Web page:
Over the last year I have been working with Ammar Malik and Hilton Root on a small project which explores the relationship between human creativity and urban development via an agent-based model. We have recently just completed a working paper for this project entitled: "Can Pakistan have creative cities? An agent based modeling approach with preliminary application to Karachi" which was published by the International Food Policy Research Institute (IFPRI). For interested readers, below is the abstract to the paper:
Scholars and urban planners have suggested that the key characteristic of leading world cities is that they attract the best and brightest minds. As home to the creative classes, which consist of professionals working in knowledge-based industries, they are the bedrocks of prosperity and drivers of innovation. They not only provide unrivaled educational and professional opportunities, but also the best entertainment facilities such as art galleries, theaters and restaurants. Both through hard and soft infrastructure, residents of these cities enjoy seamless connectivity which fosters human creativity. When combined with population density, socio-economic diversity and societal tolerance, the elevated interaction intensity diffuses creativity and boosts economic productivity. However, rapidly urbanizing cities in the developing world are struggling to maintain adequate service delivery standards. The form and function of many cities are increasingly marred by congestion, sprawl and socioeconomic segregation, preventing them from experiencing expected productivity gains associated with urbanization. We operationalize these insights by creating a stylized agent-based model of a theoretical city, inspired by social complexity theory and the new urban literature. A virtual environment is designed where heterogeneous and independent decision-making agents interact under various policy scenarios, such as greater urban transportation investments and altered land-use regulations. By creating typical urban conditions, we conclude that the combination of mixed land-use, improved access to urban mobility and high societal tolerance levels foster creativity led urban economic growth.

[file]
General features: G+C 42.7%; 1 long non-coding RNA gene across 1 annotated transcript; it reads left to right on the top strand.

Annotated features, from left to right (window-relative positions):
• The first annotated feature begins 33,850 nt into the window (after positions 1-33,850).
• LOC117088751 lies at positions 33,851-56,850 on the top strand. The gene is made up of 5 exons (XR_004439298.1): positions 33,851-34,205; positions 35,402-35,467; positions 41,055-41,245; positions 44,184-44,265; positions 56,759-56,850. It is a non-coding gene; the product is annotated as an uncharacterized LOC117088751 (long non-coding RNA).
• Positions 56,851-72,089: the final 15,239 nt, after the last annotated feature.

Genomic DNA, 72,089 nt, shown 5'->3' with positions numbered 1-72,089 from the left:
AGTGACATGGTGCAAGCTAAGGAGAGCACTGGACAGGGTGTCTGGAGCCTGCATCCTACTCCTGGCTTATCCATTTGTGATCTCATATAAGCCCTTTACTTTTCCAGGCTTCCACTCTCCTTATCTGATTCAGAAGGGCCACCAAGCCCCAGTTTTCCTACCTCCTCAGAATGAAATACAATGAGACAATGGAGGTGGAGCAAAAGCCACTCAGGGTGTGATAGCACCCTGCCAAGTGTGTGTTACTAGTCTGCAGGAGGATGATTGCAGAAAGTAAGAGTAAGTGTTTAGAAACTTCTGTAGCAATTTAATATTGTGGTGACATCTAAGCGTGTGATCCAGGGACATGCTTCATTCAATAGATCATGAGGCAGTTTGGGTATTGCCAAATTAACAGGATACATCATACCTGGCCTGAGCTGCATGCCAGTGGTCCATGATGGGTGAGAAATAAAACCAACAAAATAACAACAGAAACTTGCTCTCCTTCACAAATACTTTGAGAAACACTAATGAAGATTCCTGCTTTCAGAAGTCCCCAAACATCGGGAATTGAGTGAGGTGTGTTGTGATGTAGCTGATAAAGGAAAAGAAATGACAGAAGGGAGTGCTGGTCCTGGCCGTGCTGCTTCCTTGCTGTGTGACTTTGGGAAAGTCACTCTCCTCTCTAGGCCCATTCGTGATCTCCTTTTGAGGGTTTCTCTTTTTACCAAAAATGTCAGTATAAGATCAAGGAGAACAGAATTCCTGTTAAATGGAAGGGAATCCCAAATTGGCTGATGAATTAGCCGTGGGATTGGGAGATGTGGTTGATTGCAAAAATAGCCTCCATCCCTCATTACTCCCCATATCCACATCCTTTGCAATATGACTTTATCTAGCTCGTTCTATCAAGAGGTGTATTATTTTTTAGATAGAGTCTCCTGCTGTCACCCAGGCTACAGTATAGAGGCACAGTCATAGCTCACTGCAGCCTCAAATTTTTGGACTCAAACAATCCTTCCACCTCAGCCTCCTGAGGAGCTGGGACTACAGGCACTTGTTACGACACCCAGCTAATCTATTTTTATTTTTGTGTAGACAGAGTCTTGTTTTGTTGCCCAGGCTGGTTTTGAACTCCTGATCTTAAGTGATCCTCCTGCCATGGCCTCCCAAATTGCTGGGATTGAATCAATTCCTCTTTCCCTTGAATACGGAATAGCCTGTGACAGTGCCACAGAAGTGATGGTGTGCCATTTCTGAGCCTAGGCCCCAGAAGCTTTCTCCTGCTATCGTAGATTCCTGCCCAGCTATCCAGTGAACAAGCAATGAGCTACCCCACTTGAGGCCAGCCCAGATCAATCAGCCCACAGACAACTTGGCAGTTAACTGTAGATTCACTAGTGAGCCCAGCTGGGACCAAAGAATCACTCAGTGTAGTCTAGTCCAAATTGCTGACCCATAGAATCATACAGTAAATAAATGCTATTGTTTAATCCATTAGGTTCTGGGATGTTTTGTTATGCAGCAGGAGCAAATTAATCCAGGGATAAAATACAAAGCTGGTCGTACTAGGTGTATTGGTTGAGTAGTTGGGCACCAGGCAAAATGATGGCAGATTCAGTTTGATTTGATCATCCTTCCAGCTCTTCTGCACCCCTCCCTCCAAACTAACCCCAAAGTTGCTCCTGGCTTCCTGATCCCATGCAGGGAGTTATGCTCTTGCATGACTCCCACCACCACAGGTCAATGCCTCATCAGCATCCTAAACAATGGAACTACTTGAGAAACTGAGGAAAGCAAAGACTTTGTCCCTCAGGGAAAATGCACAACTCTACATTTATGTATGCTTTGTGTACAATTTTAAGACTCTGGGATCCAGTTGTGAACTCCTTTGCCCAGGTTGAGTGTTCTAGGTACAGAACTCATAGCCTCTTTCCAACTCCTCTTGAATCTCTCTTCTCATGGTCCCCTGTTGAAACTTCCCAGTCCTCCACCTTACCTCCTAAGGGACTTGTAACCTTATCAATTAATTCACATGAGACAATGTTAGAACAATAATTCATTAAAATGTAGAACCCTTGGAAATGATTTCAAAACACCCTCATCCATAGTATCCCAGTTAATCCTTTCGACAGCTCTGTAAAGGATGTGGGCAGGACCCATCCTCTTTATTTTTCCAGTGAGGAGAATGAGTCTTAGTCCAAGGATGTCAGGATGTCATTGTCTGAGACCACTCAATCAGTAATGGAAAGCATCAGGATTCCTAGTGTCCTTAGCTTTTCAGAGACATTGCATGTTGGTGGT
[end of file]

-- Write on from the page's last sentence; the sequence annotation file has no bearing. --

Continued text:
Malik, A.A., Crooks, A.T. and Root, H.L. (2013), Can Pakistan have Creative Cities? An Agent Based Modeling Approach with Preliminary Application to Karachi. Pakistan Strategy Support Program Working Paper 13, International Food Policy Research Institute (IFPRI), Washington, DC. (pdf)